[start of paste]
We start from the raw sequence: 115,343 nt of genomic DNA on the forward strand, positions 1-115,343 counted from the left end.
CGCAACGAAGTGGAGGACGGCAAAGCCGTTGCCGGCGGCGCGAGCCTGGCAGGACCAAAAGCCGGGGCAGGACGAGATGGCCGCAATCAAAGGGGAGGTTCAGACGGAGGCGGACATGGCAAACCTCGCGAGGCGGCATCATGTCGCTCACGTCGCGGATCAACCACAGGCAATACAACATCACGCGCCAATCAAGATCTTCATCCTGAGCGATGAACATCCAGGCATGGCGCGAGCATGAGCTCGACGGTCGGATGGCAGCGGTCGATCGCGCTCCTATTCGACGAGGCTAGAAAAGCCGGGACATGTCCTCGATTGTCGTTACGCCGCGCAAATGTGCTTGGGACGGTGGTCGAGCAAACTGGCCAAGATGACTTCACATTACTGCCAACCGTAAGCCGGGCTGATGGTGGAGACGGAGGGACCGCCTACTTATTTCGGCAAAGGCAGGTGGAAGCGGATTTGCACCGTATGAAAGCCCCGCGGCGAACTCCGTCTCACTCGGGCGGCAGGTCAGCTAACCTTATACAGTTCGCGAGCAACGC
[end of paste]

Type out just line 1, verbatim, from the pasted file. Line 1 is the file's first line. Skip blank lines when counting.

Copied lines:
We start from the raw sequence: 115,343 nt of genomic DNA on the forward strand, positions 1-115,343 counted from the left end.